Sibling Gifting Rule – Do You Do It?

Kids’ birthdays come and go so quickly over the years for parents. But as a child – it can feel like  a lifetime until your next birthday. *Cue the birthday blues sulking*. However, for some lucky children out there, there may be a much shorter wait to get another gift. No, I’m not talking about Christmas. I’m talking about their siblings’ birthdays.

Here we will discuss what the Sibling Gifting Rule is, why parents follow it, and why others are more focussed on ‘teachable moments’ instead of one small gift.



What Is the Sibling Gifting Rule?

If you’ve not heard of it before, let me introduce you to the Sibling Gifting Rule. If you have more than one child yourself, you may have heard of and even practised this rule already. It is the act of giving the rest of your children a present on their brother’s or sister’s birthday. This is usually a small gift – nothing to steal the show, but enough to make them feel a bit of the excitement too.

There is no defined aged group to use the Sibling Gifting Rule on. It’s unlikely that this continue into the teenage years, and there’s no point spending that extra cash when they’re too young to understand. So really, it would depend completely on each individual child or family, and for the parents to decide!


The Down Sides

Small Boy Eating Messy Cake

This is no judgement to those that do it, and obviously parenting is objective with no real right or wrong answers. But there are arguably some downsides to this rule.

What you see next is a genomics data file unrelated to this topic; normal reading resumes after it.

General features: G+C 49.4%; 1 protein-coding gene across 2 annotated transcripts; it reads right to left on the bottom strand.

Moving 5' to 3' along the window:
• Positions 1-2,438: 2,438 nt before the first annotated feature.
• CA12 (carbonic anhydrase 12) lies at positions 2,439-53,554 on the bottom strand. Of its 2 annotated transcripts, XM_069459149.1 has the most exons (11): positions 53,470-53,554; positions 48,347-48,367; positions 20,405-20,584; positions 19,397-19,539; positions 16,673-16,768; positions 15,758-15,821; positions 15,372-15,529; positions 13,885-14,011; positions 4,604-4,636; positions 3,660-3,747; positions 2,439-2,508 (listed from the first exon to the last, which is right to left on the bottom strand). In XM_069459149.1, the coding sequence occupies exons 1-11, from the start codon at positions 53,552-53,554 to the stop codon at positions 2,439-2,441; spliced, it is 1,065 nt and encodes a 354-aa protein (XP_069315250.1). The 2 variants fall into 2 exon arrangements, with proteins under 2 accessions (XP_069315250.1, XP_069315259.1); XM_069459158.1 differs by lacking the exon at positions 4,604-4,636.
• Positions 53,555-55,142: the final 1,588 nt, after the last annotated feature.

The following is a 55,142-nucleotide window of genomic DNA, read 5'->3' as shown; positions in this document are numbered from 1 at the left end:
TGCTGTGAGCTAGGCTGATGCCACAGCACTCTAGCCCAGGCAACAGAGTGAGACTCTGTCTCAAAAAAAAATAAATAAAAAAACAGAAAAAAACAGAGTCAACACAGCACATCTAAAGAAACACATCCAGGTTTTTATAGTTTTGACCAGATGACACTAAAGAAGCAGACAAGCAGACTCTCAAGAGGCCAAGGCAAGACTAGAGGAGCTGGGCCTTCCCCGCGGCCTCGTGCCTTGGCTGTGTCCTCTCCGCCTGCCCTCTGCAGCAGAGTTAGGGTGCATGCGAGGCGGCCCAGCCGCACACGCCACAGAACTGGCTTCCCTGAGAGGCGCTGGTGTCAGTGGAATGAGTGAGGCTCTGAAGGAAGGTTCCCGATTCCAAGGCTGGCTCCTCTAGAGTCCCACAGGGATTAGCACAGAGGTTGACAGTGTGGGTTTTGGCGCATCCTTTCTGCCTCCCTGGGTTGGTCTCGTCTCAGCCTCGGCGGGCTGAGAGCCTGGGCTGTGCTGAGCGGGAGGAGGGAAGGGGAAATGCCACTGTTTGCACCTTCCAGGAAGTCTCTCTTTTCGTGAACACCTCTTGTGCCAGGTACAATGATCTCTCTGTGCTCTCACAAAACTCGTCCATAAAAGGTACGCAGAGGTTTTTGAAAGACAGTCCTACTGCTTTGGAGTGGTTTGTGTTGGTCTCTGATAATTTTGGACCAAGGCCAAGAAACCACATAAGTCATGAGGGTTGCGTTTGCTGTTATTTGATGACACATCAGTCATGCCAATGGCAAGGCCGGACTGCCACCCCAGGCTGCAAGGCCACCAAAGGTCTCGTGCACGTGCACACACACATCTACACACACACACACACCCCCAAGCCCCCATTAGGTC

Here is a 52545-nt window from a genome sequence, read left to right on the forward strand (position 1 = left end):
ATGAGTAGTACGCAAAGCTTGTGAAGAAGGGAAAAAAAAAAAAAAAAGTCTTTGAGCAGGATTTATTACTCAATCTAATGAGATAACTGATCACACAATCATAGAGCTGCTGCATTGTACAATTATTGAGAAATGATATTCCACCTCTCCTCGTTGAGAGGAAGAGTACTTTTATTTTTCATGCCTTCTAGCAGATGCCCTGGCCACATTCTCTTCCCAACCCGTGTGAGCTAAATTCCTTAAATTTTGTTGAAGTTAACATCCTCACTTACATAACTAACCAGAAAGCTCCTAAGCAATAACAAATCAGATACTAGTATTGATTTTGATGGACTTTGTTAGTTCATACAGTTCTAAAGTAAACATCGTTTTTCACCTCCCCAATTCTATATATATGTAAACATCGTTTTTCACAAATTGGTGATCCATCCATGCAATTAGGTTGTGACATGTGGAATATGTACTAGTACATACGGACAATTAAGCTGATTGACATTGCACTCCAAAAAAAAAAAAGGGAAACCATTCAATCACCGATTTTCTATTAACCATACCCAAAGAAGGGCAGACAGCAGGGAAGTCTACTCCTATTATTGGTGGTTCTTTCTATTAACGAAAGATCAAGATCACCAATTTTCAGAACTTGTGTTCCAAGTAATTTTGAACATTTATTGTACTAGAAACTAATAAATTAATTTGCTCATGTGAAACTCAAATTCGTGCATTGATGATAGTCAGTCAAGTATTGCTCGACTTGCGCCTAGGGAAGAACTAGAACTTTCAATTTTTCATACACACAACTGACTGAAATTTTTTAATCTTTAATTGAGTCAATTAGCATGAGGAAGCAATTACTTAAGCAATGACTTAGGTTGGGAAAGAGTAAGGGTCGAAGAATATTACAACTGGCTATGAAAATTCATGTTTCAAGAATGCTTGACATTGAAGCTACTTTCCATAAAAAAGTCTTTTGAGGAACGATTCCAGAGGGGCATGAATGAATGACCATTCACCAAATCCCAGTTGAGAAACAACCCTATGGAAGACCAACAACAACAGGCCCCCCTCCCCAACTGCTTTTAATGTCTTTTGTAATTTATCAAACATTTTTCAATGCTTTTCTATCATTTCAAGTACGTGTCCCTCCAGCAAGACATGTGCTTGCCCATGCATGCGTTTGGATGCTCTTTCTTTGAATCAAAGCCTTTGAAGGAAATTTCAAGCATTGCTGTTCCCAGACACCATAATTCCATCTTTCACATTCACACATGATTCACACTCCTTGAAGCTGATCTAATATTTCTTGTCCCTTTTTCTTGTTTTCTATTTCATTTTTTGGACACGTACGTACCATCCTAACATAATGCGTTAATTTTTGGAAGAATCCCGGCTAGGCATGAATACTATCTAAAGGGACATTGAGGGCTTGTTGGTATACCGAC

It could be said that there is a good lesson to be learned on their sibling’s birthdays. The idea that they should ‘wait their turn’ and that they must learn to celebrate other people. This is an extremely valuable lesson in selflessness. 

Plus, there are still plenty of other ways to make the non-birthday children feel included. For example – eating lots of cake, joining in all of the games or going to the birthday family outing if that’s what you choose to do.

Whatever is happening on the day, it’s more than likely that the whole family will be involved anyway. Maybe there is no need to make every child feel entitled to receiving gifts every birthday. Alongside that, it’s never ideal knowing you have one more thing to spend money on.


Some Will Be Questioning – ‘Why Do It Then?’

Two Sibling Boys Holding HandsBefore we begin judging and imagining all these spoiled children growing up paraded with gifts every other month, we must look at the reasons why.

If you have grown up in a household that practised this rule, I’m sure you can confidently say that it does not create a spoiled brat of a child (if you recognise that it has, that sort of negates the spoiled-ness anyway). Neither does it take away from the fact that it is another child’s birthday.

This might be a common misconception about the rule; that it doesn’t teach them to appreciate their sibling’s time to shine. Or maybe they will then have to learn the hard way that the world doesn’t revolve around them.

This could be true in some cases! Although, I think that may be a bit dramatic to say over a small gift…